Hiroshima, reluctantly


August 6th is the anniversary of the atomic bombing of Hiroshima. For the dVerse Monday haibun challenge, poet Frank J. Tassone suggested we write a haibun “that states or alludes to either the Hiroshima attack, or one of the themes of the Hiroshima Peace Memorial Ceremony, such as peace, the abolition of nuclear weapons, or the horror of nuclear war.”

From my place of privilege, I would rather post about my pets, show photos of flowers… you know,  the nice feel good stuff. I almost passed on this week’s poetry challenge, but given the current state of the world, I felt it important that I not do so. So, not my usual fare, but in my thoughts:

It never really registered, when I viewed the black and white newsreels. The children, in the street, crying. Some naked, their clothes having been burned off their bodies. Some… I wouldn’t even want to describe it. I wouldn’t want to put it into words, because then maybe it would cease to be a black and white movie, and it would be real. Real flesh and… flesh and…

… the flesh, it was melting off their arms.

Mushroom cloud rising
I can only imagine –
no, not even that

About Maggie C

Stained glass artist, writer, respecter of life.
This entry was posted in daily prompt, Haiku, humanity, poetry, serious stuff and tagged , , , , . Bookmark the permalink.

13 Responses to Hiroshima, reluctantly

  1. Wow! Your struggle to describe the effect of the attack on the children echoes our own struggle to comprehend this incomprehensible horror. The raw honesty of your haiku intensifies this struggle. Well done! Thank you, Maggie.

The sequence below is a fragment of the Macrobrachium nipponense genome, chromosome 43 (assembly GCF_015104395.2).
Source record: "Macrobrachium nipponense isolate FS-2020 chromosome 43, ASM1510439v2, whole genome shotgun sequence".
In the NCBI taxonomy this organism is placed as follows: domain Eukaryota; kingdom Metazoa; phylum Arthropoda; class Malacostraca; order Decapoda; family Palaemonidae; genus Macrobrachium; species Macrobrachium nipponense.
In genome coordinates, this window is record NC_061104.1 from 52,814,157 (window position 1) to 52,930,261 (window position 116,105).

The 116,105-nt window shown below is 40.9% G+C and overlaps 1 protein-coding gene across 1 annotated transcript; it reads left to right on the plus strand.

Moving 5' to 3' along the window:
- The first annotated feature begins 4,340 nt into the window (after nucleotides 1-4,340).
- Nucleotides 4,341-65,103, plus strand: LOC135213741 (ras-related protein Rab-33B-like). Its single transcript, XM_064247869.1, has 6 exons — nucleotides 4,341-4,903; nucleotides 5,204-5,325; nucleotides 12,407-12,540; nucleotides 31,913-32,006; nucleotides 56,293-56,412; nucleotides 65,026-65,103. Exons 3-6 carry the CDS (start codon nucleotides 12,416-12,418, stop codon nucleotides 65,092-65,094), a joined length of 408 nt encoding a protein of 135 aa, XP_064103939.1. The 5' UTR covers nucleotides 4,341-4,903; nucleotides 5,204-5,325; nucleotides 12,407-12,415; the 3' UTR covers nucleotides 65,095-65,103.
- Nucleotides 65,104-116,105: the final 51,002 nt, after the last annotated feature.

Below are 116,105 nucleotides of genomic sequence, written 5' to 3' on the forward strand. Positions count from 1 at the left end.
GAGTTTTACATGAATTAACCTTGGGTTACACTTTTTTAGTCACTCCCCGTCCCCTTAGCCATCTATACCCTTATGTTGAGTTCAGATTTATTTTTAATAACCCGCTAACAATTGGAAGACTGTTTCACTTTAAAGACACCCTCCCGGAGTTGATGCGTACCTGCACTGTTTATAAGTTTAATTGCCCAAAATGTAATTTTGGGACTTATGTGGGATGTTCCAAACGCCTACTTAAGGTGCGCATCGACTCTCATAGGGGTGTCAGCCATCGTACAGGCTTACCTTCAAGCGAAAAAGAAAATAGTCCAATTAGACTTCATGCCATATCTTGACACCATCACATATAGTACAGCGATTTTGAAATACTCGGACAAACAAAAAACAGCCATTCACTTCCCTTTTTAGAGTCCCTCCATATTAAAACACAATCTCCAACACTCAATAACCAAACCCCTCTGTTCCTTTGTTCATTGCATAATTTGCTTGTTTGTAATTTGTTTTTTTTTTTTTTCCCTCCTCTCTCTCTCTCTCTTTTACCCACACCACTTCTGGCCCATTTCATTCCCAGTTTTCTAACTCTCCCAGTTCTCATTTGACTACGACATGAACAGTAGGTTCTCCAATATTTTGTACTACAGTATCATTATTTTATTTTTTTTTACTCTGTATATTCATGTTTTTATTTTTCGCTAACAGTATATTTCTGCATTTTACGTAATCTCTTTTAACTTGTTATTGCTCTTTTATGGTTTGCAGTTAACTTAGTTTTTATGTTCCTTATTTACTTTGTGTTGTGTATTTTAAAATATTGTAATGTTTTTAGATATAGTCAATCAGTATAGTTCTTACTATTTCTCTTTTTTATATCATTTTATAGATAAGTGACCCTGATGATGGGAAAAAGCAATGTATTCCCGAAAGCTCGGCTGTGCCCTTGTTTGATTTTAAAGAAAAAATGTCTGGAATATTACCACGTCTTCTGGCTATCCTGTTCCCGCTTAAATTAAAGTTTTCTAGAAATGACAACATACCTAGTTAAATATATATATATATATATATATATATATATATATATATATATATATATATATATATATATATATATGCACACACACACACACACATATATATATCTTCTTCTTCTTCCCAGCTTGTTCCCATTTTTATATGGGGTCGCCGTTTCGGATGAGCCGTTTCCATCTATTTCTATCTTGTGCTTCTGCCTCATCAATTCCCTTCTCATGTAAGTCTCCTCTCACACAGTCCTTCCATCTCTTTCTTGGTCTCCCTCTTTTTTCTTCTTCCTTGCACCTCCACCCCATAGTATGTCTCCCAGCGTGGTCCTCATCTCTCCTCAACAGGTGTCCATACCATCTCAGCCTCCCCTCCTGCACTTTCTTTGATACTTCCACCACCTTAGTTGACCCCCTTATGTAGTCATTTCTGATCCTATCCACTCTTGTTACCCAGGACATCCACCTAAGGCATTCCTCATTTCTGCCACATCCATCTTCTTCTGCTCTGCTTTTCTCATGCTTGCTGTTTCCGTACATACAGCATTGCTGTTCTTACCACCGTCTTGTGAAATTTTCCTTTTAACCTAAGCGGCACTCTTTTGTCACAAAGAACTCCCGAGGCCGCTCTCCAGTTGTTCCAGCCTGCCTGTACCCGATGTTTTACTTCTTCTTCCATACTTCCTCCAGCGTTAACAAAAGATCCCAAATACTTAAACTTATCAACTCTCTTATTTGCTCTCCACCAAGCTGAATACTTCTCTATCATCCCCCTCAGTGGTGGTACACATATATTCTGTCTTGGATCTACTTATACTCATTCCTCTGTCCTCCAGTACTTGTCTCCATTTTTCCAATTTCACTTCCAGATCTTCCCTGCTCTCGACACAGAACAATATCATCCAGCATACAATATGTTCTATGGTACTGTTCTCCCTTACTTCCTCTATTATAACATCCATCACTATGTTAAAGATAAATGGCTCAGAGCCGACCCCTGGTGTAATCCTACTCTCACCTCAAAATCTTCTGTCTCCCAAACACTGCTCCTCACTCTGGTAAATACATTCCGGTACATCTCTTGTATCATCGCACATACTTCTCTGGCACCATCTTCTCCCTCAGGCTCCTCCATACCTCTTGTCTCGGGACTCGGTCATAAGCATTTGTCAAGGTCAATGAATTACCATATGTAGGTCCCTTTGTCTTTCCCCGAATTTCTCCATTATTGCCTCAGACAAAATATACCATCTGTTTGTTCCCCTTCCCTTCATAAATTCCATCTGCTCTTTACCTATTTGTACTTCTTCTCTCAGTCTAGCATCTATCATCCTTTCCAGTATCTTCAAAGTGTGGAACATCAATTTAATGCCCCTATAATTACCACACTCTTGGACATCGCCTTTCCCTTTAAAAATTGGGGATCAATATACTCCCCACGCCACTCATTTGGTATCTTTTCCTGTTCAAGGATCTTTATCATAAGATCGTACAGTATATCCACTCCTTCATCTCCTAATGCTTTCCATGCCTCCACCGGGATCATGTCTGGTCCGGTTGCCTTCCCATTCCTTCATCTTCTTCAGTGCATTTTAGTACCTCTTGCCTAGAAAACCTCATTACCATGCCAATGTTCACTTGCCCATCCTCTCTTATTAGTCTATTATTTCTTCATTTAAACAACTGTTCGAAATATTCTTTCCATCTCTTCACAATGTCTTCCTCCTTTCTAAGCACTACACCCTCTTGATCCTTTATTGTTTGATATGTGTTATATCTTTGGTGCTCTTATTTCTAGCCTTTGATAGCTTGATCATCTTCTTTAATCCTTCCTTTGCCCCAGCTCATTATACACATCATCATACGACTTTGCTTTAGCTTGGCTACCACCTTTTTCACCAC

Liked by 1 person

  2. Janice says:

    I’m glad you stepped out of the comfort zone to write a haibun on this topic and a powerful write it is.

    Liked by 1 person

  3. lillian says:

    I don’t think any of us were in our comfort zones to write to this prompt. But there are some amazing posts — some personal ties — insights — feelings. ….no, not even that
    powerful write in showing your emotions and feelings about this.

    Liked by 1 person

  4. Peggy Lemmer says:

    No, not even that. 😦

    Liked by 1 person

  5. Oh, it is so very hard to even imagine the horror of it. I feel your words.

    Liked by 1 person

  6. I think it’s a good thing to face the horrors sometimes… but never let it swallow us. Sometimes we have to look at a kitten too, if not — how would we know the real alternative to war.

    Liked by 1 person

  7. Grace says:

    I know its hard to imagine the horrors and what must have been a terrible ending of many lives. Thanks for joining in ~

    Liked by 1 person

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